Hemangiomas are benign lesions caused by the overgrowth of endothelial cells (the cells lining blood vessels). They are often small at birth and then grow rapidly during a period of "proliferation" which typically lasts 2 years. Most then move inward and shrink in size by the age of 10, leaving some thin extra skin at the site.
Treatment must be coordinated carefully because these are benign growths that generally shrink in size over time. If complete surgical removal is possible, it will often provide the child with a reprieve from teasing during the school years. Hemangiomas which bleed and ulcerate may need to be treated more urgently and often respond to medication.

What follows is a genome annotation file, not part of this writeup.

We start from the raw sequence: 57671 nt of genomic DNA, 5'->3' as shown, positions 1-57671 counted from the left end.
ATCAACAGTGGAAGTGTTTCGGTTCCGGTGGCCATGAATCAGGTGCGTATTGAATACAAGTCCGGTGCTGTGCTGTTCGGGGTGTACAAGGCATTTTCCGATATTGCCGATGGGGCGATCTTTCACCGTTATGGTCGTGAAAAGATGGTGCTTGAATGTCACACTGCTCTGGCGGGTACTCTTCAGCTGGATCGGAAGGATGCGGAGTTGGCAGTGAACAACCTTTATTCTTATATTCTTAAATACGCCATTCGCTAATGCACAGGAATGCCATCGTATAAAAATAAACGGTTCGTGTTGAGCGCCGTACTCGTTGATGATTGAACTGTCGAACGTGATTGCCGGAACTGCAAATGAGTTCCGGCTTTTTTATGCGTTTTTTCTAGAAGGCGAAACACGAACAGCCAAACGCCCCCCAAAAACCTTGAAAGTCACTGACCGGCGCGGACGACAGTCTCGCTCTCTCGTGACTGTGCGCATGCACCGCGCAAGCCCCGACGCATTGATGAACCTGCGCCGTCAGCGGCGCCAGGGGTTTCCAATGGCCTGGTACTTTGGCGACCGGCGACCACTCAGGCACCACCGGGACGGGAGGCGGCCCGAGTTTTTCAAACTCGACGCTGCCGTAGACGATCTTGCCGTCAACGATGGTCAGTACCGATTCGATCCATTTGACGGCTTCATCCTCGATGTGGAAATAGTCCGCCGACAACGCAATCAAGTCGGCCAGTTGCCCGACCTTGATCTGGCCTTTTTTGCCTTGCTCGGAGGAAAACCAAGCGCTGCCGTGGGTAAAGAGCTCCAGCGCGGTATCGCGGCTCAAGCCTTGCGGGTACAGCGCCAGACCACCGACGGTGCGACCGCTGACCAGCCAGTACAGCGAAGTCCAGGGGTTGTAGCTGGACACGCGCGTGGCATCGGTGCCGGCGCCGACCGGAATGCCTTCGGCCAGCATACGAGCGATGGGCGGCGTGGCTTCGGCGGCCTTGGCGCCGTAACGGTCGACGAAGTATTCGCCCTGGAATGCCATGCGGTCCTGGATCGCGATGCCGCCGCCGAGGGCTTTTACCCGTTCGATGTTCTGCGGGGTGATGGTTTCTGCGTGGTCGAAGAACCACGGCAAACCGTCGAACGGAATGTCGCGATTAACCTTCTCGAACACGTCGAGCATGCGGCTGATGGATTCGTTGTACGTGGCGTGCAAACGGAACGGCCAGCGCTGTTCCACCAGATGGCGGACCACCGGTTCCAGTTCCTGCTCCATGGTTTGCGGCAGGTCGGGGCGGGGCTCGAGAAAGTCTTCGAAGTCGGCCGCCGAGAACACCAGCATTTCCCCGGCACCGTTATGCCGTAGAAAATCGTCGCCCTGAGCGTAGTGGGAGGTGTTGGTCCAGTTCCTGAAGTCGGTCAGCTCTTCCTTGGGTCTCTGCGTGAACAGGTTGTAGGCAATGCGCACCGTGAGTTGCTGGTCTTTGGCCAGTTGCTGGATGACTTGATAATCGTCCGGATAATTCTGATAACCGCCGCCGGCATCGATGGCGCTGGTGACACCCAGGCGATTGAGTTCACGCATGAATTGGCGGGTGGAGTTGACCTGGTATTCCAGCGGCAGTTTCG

Many other types of vascular malformations exist, many of which do not shrink over time. The nature of your child's vascular malformation must be decided before a treatment plan can be prepared. This may require a combination of radiology, pediatric dermatology, and surgery.